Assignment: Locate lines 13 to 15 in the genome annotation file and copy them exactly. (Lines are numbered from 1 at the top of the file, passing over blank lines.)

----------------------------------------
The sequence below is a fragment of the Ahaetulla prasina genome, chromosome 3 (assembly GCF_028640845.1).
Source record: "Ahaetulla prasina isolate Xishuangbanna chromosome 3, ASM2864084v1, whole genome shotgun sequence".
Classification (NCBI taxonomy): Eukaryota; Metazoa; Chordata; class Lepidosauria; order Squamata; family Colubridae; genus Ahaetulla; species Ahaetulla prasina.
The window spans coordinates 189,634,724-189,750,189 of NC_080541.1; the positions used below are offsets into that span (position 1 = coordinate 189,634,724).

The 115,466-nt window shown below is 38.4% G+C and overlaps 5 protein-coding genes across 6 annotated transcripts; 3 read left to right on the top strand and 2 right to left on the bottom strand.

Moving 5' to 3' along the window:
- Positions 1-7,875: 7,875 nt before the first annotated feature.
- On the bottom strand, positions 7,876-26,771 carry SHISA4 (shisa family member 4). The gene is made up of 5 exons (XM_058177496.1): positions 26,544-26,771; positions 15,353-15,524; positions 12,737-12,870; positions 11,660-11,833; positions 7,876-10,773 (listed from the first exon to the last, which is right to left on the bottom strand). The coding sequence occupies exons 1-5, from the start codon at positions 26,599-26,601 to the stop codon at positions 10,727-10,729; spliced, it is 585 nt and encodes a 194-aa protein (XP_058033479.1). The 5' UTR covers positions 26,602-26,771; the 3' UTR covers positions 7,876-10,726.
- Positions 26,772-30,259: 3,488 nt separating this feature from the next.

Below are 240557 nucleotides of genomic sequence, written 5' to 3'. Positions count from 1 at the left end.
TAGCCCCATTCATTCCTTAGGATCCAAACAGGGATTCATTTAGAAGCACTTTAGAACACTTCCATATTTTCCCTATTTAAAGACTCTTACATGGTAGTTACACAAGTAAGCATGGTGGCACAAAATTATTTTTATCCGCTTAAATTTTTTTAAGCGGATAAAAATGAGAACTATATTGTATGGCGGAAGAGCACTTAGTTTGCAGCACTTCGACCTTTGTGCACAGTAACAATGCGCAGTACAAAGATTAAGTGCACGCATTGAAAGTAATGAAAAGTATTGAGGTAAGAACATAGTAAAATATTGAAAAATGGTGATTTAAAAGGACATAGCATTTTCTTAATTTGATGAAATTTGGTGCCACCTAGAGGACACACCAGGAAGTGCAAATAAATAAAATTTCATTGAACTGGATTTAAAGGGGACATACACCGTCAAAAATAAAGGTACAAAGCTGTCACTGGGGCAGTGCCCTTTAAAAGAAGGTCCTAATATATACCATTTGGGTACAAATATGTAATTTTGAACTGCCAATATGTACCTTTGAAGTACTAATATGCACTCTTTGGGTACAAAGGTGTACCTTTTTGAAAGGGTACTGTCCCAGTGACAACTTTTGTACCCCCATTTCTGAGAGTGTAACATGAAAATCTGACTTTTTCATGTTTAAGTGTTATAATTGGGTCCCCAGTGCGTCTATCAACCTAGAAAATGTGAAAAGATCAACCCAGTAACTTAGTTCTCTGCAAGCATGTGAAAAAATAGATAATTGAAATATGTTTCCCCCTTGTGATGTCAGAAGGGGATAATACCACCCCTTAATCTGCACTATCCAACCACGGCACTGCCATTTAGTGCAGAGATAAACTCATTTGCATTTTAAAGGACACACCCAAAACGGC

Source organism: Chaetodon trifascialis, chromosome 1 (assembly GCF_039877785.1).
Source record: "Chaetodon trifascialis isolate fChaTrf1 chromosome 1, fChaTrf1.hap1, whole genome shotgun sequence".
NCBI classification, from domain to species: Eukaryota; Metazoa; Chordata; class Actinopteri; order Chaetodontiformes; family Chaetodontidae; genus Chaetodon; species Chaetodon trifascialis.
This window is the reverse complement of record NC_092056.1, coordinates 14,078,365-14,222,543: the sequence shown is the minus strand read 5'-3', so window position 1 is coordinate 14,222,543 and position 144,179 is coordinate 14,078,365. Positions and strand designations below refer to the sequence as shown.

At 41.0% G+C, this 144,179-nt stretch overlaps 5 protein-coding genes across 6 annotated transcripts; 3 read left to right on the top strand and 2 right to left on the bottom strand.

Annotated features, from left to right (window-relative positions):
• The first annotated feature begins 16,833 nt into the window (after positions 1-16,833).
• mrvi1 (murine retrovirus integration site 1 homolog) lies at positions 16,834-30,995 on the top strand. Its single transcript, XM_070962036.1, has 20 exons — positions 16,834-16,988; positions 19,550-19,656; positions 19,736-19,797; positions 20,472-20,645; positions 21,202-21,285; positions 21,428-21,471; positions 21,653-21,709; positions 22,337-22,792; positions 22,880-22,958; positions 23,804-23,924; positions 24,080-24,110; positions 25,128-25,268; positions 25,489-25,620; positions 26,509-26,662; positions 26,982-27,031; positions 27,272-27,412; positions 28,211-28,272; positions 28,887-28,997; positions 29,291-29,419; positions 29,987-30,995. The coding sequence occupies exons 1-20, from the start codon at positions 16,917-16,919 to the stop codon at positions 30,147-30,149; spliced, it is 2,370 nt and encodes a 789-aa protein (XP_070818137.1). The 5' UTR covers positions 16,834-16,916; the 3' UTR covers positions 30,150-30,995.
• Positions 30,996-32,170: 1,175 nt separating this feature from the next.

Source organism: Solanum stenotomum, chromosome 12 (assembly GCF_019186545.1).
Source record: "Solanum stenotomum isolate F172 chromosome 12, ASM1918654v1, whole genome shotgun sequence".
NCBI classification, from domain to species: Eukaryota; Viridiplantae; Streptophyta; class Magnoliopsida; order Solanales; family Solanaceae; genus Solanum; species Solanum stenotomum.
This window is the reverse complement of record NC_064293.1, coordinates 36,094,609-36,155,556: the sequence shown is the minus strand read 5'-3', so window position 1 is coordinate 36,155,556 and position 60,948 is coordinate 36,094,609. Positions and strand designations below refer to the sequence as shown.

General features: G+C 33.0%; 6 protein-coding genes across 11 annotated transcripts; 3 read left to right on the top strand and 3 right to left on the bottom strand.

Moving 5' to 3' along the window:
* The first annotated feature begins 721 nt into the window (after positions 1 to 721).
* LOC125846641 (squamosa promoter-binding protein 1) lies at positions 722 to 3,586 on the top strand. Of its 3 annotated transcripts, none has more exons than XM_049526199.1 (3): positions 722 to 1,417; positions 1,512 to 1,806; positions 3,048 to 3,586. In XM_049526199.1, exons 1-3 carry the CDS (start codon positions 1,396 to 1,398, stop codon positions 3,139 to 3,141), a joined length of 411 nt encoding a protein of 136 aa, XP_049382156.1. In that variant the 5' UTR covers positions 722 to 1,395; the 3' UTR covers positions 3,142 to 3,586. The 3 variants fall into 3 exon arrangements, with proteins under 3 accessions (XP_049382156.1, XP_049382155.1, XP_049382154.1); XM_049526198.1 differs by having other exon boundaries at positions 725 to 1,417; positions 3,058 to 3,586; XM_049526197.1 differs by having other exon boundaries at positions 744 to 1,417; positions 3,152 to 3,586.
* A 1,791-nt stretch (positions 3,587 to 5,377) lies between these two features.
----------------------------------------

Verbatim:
Source record: "Chaetodon trifascialis isolate fChaTrf1 chromosome 1, fChaTrf1.hap1, whole genome shotgun sequence".
NCBI classification, from domain to species: Eukaryota; Metazoa; Chordata; class Actinopteri; order Chaetodontiformes; family Chaetodontidae; genus Chaetodon; species Chaetodon trifascialis.
This window is the reverse complement of record NC_092056.1, coordinates 14,078,365-14,222,543: the sequence shown is the minus strand read 5'-3', so window position 1 is coordinate 14,222,543 and position 144,179 is coordinate 14,078,365. Positions and strand designations below refer to the sequence as shown.